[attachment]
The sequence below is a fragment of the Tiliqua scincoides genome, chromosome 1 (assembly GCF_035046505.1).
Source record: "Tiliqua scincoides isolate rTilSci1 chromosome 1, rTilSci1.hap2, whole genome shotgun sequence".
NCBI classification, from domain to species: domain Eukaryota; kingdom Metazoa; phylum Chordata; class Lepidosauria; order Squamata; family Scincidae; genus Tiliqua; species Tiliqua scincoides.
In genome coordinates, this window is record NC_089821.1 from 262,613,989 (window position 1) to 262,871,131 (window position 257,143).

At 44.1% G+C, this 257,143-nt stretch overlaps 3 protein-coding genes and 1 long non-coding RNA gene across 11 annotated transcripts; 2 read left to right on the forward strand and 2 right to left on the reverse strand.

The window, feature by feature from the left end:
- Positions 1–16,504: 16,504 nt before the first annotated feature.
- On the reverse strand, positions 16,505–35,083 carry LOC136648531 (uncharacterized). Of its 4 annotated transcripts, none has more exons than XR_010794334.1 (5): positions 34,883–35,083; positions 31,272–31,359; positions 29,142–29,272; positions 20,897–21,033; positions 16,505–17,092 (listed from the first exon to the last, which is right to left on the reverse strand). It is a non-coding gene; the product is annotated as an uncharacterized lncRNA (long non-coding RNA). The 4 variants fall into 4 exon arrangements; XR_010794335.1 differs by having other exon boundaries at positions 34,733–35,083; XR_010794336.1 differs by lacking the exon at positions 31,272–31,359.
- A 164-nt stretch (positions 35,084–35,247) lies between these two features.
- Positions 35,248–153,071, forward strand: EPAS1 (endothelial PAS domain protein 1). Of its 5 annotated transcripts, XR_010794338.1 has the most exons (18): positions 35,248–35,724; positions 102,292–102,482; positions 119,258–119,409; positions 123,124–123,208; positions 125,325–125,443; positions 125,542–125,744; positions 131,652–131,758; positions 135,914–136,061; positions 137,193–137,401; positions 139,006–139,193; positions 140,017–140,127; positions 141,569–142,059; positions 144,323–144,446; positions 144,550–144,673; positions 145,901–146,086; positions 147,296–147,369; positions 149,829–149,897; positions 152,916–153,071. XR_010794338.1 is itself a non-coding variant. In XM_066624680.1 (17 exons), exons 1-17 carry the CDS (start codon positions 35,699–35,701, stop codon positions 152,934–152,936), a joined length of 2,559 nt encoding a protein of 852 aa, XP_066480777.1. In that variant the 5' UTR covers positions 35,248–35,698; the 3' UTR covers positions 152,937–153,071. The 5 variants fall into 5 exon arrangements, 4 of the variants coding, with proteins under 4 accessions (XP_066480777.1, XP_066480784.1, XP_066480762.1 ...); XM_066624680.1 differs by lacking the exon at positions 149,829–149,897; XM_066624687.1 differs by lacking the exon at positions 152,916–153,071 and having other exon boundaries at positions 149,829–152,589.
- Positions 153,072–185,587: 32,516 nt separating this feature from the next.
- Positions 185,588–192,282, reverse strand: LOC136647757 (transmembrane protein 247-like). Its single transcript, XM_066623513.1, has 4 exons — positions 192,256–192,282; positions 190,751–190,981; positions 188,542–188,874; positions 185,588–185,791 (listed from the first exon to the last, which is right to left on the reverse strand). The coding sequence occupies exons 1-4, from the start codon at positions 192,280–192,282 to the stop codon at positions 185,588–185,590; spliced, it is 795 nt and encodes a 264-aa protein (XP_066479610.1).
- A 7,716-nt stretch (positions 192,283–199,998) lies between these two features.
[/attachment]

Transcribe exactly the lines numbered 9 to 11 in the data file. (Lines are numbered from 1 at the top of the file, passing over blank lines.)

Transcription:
- A 164-nt stretch (positions 35,084–35,247) lies between these two features.
- Positions 35,248–153,071, forward strand: EPAS1 (endothelial PAS domain protein 1). Of its 5 annotated transcripts, XR_010794338.1 has the most exons (18): positions 35,248–35,724; positions 102,292–102,482; positions 119,258–119,409; positions 123,124–123,208; positions 125,325–125,443; positions 125,542–125,744; positions 131,652–131,758; positions 135,914–136,061; positions 137,193–137,401; positions 139,006–139,193; positions 140,017–140,127; positions 141,569–142,059; positions 144,323–144,446; positions 144,550–144,673; positions 145,901–146,086; positions 147,296–147,369; positions 149,829–149,897; positions 152,916–153,071. XR_010794338.1 is itself a non-coding variant. In XM_066624680.1 (17 exons), exons 1-17 carry the CDS (start codon positions 35,699–35,701, stop codon positions 152,934–152,936), a joined length of 2,559 nt encoding a protein of 852 aa, XP_066480777.1. In that variant the 5' UTR covers positions 35,248–35,698; the 3' UTR covers positions 152,937–153,071. The 5 variants fall into 5 exon arrangements, 4 of the variants coding, with proteins under 4 accessions (XP_066480777.1, XP_066480784.1, XP_066480762.1 ...); XM_066624680.1 differs by lacking the exon at positions 149,829–149,897; XM_066624687.1 differs by lacking the exon at positions 152,916–153,071 and having other exon boundaries at positions 149,829–152,589.
- Positions 153,072–185,587: 32,516 nt separating this feature from the next.